This morning it came to me that I no longer have to do ANYMORE caulking on MsTioga's roof. Wow! No more Eternabond too.
In the pic below, I am cleaning all of the caulking and Eternabond from the flange of my Dometic refrigerator roof vent. This vent has 32-holes in the flange, which are required to make a good caulk seal in order to prevent rain water passing by this vent. I had to clean 16 year old caulking from each of these 32-holes AND the Eternabond that I had used to seal up this vent. Tough job!
This morning after this vent is cleaned, I will fasten it to MsTioga's new fiberglass roof with only about 8-screws. Jose the fiberglass guy will fiberglass the flange to the roof, sealing it perfectly. No more caulking, no more Eternabond. No rain will ever pass by this vent again!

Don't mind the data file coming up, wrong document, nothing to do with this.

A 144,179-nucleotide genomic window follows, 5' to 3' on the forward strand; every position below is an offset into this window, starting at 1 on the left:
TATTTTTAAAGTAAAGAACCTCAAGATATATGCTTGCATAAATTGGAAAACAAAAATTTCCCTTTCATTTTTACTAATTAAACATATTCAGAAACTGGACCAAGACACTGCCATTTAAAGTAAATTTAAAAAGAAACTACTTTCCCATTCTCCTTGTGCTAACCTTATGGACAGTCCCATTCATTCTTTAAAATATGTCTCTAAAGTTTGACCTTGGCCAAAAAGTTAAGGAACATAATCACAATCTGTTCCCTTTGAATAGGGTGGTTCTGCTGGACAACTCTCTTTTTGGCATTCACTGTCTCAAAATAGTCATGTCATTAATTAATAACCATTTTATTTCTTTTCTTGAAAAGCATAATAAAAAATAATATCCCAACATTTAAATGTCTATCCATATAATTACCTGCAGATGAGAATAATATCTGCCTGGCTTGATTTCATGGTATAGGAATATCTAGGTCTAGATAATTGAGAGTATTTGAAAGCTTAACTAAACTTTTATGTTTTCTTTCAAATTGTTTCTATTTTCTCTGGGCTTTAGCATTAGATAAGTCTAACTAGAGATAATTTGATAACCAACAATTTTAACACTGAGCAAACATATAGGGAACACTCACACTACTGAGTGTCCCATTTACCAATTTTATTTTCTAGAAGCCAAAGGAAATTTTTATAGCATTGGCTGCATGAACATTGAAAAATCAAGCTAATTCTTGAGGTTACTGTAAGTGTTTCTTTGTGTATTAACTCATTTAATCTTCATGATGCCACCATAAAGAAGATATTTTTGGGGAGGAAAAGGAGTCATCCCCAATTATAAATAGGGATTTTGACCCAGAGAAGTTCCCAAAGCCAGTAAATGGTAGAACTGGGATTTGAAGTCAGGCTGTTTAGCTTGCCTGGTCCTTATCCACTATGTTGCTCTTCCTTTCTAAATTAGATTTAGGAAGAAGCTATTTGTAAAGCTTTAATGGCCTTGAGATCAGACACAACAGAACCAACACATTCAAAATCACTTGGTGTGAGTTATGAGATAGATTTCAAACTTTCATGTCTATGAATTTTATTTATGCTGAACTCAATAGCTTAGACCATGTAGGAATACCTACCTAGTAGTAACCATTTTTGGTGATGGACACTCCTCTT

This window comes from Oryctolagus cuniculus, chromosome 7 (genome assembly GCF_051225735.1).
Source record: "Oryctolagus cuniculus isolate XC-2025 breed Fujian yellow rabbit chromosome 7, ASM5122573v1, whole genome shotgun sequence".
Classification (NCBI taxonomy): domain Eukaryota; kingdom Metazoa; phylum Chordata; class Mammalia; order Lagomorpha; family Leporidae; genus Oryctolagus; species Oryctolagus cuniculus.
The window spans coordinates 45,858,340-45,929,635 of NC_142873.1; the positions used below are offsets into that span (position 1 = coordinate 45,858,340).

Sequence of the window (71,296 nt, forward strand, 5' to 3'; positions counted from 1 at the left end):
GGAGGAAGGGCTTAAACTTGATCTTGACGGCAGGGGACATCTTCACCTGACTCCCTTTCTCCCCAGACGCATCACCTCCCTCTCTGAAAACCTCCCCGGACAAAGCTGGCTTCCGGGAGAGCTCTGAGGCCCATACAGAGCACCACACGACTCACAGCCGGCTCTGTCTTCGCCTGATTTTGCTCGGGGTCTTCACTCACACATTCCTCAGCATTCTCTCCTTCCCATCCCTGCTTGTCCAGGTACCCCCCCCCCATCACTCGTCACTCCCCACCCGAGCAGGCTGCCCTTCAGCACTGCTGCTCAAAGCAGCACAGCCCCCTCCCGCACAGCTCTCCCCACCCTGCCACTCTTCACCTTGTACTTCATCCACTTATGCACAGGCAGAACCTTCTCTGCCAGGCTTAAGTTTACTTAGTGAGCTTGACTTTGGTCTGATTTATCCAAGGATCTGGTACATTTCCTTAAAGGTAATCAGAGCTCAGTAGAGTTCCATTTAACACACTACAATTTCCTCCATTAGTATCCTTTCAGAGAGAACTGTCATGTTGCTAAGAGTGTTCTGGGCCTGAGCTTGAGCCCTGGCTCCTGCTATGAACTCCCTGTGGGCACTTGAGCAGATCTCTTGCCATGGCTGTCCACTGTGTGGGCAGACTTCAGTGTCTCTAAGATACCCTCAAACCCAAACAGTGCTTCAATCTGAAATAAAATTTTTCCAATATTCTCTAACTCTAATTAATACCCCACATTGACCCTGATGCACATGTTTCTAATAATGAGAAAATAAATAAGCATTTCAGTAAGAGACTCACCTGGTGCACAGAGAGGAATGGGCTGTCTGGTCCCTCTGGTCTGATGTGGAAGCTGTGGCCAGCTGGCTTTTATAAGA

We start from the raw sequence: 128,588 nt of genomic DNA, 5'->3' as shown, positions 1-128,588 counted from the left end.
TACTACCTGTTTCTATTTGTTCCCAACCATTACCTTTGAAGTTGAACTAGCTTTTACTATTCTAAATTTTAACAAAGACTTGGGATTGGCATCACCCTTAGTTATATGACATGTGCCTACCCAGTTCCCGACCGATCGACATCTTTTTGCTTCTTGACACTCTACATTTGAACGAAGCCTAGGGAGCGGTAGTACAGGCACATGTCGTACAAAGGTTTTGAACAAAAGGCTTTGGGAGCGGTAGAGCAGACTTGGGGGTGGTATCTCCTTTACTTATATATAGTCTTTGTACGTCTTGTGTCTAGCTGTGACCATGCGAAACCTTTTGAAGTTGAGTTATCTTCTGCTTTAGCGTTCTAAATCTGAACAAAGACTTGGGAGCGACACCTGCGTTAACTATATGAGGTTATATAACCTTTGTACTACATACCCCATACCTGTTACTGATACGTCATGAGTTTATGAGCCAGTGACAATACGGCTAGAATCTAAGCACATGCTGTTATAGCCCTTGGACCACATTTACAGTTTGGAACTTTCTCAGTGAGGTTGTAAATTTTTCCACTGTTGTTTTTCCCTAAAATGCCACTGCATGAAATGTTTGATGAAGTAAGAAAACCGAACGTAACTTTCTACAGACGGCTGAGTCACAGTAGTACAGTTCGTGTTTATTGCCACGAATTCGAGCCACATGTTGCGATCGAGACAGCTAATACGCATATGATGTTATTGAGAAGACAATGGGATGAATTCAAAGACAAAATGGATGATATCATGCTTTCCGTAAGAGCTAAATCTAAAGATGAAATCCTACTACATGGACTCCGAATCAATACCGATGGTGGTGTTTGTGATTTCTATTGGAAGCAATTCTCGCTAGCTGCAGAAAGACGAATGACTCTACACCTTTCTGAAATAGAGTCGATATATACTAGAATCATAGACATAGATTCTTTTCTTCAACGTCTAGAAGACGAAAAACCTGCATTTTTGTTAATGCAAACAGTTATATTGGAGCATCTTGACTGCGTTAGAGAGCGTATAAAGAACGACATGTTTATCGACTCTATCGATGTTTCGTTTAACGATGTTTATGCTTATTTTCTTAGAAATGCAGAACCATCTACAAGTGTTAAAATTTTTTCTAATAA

7AM - The beauty of fiberglass, Part #2.
There are always dings that happen to RVs. Perhaps I will drive too close to a rock in the desert, and hear that terrible crunch sound once more! However, with a fiberglass RV home, all that needs to be done is grind away the crunch. Then apply the fiberglass. Sand it. Apply Bondo. Sand it. Then repaint!
I plan to become my own fiberglass guy, and do repairs myself!
830AM to 3:30PM - MsTioga's roof gets painted.
This morning, Jose will paint MsTioga's new fiberglass roof with a brilliant white marine quality paint. This paint selection is based on Jose's 15-year experience as a successful fiberglass boat rebuilder. In order to prepare the roof for this paint job, I had some work to do:
- Mount a base for the Datastorm antenna.
- Place a junction box for the cables that go from the roof to inside MsTioga.
- Add blocks that will provide a base for the new tiltable solar panel mechanism.
- Mount vents so that their flanges may be fiberglassed.